1.  Rituals model appropriate behaviours and attitudes.  One "ritual" that is quite common in New Student Orientation programming is some sort of academic session often led by a faculty member.  Often these sessions are intended to help students understand what a college course is like, including how they might be different than what they have experienced in high school.  Many institutions are beginning to use these sessions as a means of discussing a common reading book as well.  Rituals like these provide excellent opportunities to model academic dialogue, classroom decorum, strategies for learning, etc.  An example would be the way in which Appalachian State University uses it's "Phase 2" orientation as a venue for small group discussions about that year's common reading text.  These discussions are meant to "simulate the manner in which many university level discussion classes are conducted."  Additionally, by inviting students to read the book prior to arriving in Boone for orientation, the institution notifies students of the expectation that they will come to class and other academic discussions prepared to make a meaningful contribution.  Then, at orientation they have a chance to actually participate in this ritual, further reinforcing institutional values of preparedenss, dialogue, and meaning-making.  The training of discussion leaders seems critical in all of this because the comments they make and stories they share (much like the way a tour guide functions) are likely to shape students attitudes and expectations.

2.  Rituals set expectations & communicate values.  New students learn a great deal about what is normal or appropriate based on what they observe during "ritualistic" activities.  For example, the campus tour and the dialogue embedded within it (both formal scripts and informal comments that may be made during the course of the tour) convey to students a sense of what is valued and celebrated.  If a tour guide says a great deal about undergraduate research opportunities, the excellent resources in the library, or showcases classroom space, students will infer that academic work and serious learning are important aspects of the experience of students at that institution.  Likewise, a tour guide who highlights great clubs, the best burger joints, or the best places to meet dates sends a message about the importance of social interactions.  Both messages may be appropriate, the important thing is that institutions examine their rituals to learn more about what types of messages are being sent.  If an institution expects that students will make the library a home away from home, this message should be implicit in one or more of its rituals.  Or, if lively dialogue and debate are important on a campus, rituals highlighting these behaviours should be very visible.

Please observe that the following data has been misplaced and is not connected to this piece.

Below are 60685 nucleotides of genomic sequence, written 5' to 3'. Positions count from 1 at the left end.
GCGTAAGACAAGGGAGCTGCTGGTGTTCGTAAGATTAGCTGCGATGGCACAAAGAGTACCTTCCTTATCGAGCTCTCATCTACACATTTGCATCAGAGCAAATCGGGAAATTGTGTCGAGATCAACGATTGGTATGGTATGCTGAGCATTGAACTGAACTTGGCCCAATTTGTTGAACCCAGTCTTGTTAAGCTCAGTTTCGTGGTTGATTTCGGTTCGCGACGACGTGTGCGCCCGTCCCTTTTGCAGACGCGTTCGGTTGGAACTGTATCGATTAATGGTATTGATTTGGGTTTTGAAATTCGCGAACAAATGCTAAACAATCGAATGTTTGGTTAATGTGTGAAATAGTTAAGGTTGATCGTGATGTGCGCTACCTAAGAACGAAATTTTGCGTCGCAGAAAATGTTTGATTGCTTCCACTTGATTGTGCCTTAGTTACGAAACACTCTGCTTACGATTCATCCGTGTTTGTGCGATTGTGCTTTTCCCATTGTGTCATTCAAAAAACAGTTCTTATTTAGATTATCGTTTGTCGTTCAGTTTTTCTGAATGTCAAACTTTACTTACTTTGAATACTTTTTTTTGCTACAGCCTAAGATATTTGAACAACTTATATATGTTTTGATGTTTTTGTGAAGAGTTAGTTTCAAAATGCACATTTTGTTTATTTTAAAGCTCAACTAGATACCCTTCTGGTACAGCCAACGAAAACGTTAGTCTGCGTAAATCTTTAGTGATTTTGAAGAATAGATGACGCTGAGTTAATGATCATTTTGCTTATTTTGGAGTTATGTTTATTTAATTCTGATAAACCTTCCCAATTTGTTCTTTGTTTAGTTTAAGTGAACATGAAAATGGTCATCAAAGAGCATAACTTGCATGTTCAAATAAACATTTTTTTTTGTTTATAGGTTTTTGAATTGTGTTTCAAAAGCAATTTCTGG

3.  Rituals build community.  Participating in rituals like convocation, the signing of a matriculation, or even attending a campus athletic event signal to students that they have become members of the campus community.  That said, care needs to be taken to ensure that the rituals included in new student programs are not systematically marginalizing sub-populations of the incoming class (e.g. those that are not interested in athletics).  Even then, I believe that administrators can be thoughtful enough about the types and varieties of rituals embraced that participation in orientation activities and other first-year programming can lead to a sense of community for new students.